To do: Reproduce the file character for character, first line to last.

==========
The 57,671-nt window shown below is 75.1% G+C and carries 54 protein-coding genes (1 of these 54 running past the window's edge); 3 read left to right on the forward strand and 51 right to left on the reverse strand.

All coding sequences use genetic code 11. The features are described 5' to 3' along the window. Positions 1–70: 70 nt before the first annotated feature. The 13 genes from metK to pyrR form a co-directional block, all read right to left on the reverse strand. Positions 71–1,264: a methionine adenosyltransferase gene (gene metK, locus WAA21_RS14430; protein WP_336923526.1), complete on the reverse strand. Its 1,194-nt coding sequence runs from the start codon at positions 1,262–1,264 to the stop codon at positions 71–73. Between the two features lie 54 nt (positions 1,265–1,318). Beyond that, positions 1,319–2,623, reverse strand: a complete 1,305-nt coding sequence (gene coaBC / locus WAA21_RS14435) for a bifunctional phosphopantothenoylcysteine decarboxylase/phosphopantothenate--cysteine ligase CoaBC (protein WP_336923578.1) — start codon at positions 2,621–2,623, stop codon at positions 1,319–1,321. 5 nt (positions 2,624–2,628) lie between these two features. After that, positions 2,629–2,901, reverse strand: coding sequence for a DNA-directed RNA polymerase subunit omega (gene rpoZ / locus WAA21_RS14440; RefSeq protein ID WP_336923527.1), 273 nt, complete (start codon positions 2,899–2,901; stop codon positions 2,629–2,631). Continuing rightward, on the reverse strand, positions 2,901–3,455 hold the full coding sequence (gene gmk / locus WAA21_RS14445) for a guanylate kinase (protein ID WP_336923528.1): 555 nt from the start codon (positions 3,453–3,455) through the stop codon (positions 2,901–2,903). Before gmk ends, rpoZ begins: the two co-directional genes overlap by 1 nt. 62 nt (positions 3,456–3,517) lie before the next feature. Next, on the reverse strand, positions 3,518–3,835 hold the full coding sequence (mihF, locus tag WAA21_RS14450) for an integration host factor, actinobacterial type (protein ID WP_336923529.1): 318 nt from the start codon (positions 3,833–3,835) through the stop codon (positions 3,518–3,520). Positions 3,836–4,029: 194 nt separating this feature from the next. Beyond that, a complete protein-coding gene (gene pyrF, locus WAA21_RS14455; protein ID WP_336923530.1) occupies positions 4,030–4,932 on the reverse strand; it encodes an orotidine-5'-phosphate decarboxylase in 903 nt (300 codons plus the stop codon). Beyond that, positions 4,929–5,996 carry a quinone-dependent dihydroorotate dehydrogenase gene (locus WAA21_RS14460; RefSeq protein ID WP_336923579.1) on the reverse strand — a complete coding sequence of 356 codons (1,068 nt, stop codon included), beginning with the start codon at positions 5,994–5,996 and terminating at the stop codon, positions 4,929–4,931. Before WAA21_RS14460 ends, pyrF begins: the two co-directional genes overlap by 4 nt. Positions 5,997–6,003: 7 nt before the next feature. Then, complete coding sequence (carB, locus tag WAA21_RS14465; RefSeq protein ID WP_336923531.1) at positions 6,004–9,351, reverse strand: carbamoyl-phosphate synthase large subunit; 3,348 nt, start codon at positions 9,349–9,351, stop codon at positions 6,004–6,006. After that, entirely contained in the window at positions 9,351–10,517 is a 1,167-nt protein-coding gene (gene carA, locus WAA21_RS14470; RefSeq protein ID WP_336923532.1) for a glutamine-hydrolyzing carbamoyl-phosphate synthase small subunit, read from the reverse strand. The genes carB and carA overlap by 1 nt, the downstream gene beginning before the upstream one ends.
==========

The 57,671-nt window shown below is 75.1% G+C and carries 54 protein-coding genes (1 of these 54 running past the window's edge); 3 read left to right on the forward strand and 51 right to left on the reverse strand.

All coding sequences use genetic code 11. The features are described 5' to 3' along the window. Positions 1–70: 70 nt before the first annotated feature. The 13 genes from metK to pyrR form a co-directional block, all read right to left on the reverse strand. Positions 71–1,264: a methionine adenosyltransferase gene (gene metK, locus WAA21_RS14430; protein WP_336923526.1), complete on the reverse strand. Its 1,194-nt coding sequence runs from the start codon at positions 1,262–1,264 to the stop codon at positions 71–73. Between the two features lie 54 nt (positions 1,265–1,318). Beyond that, positions 1,319–2,623, reverse strand: a complete 1,305-nt coding sequence (gene coaBC / locus WAA21_RS14435) for a bifunctional phosphopantothenoylcysteine decarboxylase/phosphopantothenate--cysteine ligase CoaBC (protein WP_336923578.1) — start codon at positions 2,621–2,623, stop codon at positions 1,319–1,321. 5 nt (positions 2,624–2,628) lie between these two features. After that, positions 2,629–2,901, reverse strand: coding sequence for a DNA-directed RNA polymerase subunit omega (gene rpoZ / locus WAA21_RS14440; RefSeq protein ID WP_336923527.1), 273 nt, complete (start codon positions 2,899–2,901; stop codon positions 2,629–2,631). Continuing rightward, on the reverse strand, positions 2,901–3,455 hold the full coding sequence (gene gmk / locus WAA21_RS14445) for a guanylate kinase (protein ID WP_336923528.1): 555 nt from the start codon (positions 3,453–3,455) through the stop codon (positions 2,901–2,903). Before gmk ends, rpoZ begins: the two co-directional genes overlap by 1 nt. 62 nt (positions 3,456–3,517) lie before the next feature. Next, on the reverse strand, positions 3,518–3,835 hold the full coding sequence (mihF, locus tag WAA21_RS14450) for an integration host factor, actinobacterial type (protein ID WP_336923529.1): 318 nt from the start codon (positions 3,833–3,835) through the stop codon (positions 3,518–3,520). Positions 3,836–4,029: 194 nt separating this feature from the next. Beyond that, a complete protein-coding gene (gene pyrF, locus WAA21_RS14455; protein ID WP_336923530.1) occupies positions 4,030–4,932 on the reverse strand; it encodes an orotidine-5'-phosphate decarboxylase in 903 nt (300 codons plus the stop codon). Beyond that, positions 4,929–5,996 carry a quinone-dependent dihydroorotate dehydrogenase gene (locus WAA21_RS14460; RefSeq protein ID WP_336923579.1) on the reverse strand — a complete coding sequence of 356 codons (1,068 nt, stop codon included), beginning with the start codon at positions 5,994–5,996 and terminating at the stop codon, positions 4,929–4,931. Before WAA21_RS14460 ends, pyrF begins: the two co-directional genes overlap by 4 nt. Positions 5,997–6,003: 7 nt before the next feature. Then, complete coding sequence (carB, locus tag WAA21_RS14465; RefSeq protein ID WP_336923531.1) at positions 6,004–9,351, reverse strand: carbamoyl-phosphate synthase large subunit; 3,348 nt, start codon at positions 9,349–9,351, stop codon at positions 6,004–6,006. After that, entirely contained in the window at positions 9,351–10,517 is a 1,167-nt protein-coding gene (gene carA, locus WAA21_RS14470; RefSeq protein ID WP_336923532.1) for a glutamine-hydrolyzing carbamoyl-phosphate synthase small subunit, read from the reverse strand. The genes carB and carA overlap by 1 nt, the downstream gene beginning before the upstream one ends.